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Drinking and driving is a crime that tends to reflect recidivist behavior, which means that repeat offenses are very common. A person who is arrested for DWI/DUI has most likely done it before, and will most likely do it again. According to the Centers for Disease Control and Prevention, “Drivers with a BAC of 0.08% or higher involved in fatal crashes were 4.5 times more likely to have a prior conviction for DWI than were drivers with no alcohol in their system.”
As many as one in three DWI/DUI offenders will be re-arrested. Of persons convicted of a DWI/DUI, no less than 33% will become recidivists within two years.
Drinking and driving is a seriously destructive and addictive habit. Not only are DWI/DUI offenders likely to engage in this illegal practice routinely; they are also more likely to have ingested greater amounts of alcohol when they get behind the wheel, and more likely to drink heavily with greater frequency than persons who do not drive after drinking.
A landmark 1968 report from the U.S. Department of Transportation to Congress asserts that problem drinkers account for 66% of those involved in alcohol- related crashes.
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Many repeat DWI/DUI offenders have had their driver’s license revoked as a court-mandated sanction following an arrest. Not being permitted to drive a passenger car presents a practical problem for the individual, but more generally gives rise to a separate traffic hazard with considerably more lenient regulation: mopeds and scooters.
And as recidivism is high among DWI/DUI offenders, the result is a disturbingly high number of intoxicated moped and scooter operators. One study of motor vehicle crashes involving mopeds found that nearly half of the participants had a positive blood alcohol level at the time of the incident, and 45% of those individuals had a previous DWI.
The study concluded that legally “allow[ing] repeat offenders the sustained opportunity to operate motorized vehicles” is a public safety risk. This is particularly alarming in dense urban areas, cities clustered in neighborhoods, and university towns, where short-distance transportation may cover many drivers’ primary movement.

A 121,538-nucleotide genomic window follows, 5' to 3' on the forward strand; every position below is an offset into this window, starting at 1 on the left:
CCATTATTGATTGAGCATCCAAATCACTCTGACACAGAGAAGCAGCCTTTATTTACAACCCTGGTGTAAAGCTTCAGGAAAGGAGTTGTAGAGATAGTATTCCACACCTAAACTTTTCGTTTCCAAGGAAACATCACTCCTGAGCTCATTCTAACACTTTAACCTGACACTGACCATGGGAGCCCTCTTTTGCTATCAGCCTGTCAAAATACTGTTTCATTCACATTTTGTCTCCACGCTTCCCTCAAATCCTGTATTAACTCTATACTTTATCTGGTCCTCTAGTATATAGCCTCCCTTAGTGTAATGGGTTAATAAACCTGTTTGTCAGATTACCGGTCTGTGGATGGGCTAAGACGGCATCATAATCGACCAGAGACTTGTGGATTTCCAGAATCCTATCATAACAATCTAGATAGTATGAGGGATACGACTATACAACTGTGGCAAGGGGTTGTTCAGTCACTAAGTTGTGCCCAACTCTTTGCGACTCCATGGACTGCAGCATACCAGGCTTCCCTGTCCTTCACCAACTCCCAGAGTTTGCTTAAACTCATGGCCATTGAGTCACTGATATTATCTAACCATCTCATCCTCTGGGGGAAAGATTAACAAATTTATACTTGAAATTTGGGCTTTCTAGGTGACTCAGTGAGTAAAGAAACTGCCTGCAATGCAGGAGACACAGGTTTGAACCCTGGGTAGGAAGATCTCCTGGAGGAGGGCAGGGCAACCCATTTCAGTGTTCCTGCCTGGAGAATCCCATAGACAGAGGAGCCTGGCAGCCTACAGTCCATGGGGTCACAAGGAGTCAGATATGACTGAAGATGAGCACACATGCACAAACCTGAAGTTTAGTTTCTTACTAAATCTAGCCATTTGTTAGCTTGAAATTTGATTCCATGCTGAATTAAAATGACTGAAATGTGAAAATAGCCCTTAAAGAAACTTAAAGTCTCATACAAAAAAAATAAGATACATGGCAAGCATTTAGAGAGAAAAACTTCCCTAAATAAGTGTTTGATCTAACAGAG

In Texas, the operation of a moped or scooter technically requires a motorcycle license (class M). But if the bike does not require shifting gears, or does not exceed a speed of 30 mph, and does not have a piston displacement of more than 50 ccs (cubic centimeters), the driver may not need to pass a motorcycle license test.
He/she may be eligible for a K restriction. More simply, drivers over 18 years of age who have lost their license to drive a car because of a DWI/DUI offense may be permitted to drive a moped or scooter below a certain speed limit. Importantly, even at modest speeds a motor vehicle can cause severe damage and personal injury.
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DWI/DUI recidivism is linked to substance abuse and dependence. Because these conditions are stigmatized, implementation of treatment that would prevent further accidents and injury is complicated by addicts’ insistence that they do not in fact have a problem. Drinking and driving then becomes a symptom of an underlying condition – a condition that the person denies, even to him/herself. A study published in the Journal of Alcohol & Drug Education assessed the discrepancy between DWI/DUI offenders’ perceived alcohol abuse problems and objective data regarding the offenders’ actual dependence, measured against the Numerical Drinking Profile (NDP). The NDP data was drawn from the Michigan Alcoholism Screening Test (MAST), which includes such questions as:
The researchers found that, even though 90% of the offenders responded no to the question about their perceived drinking problem, the objective measurement (Numerical Drinking Profile) classified 78% as having either a potential or evident drinking problem. On the issue of recidivism, or repeat DWI/DUI offenses, the same study states that “problem drinkers and people with alcohol dependence account for a large portion of alcohol related crashes, including those that are fatal.”
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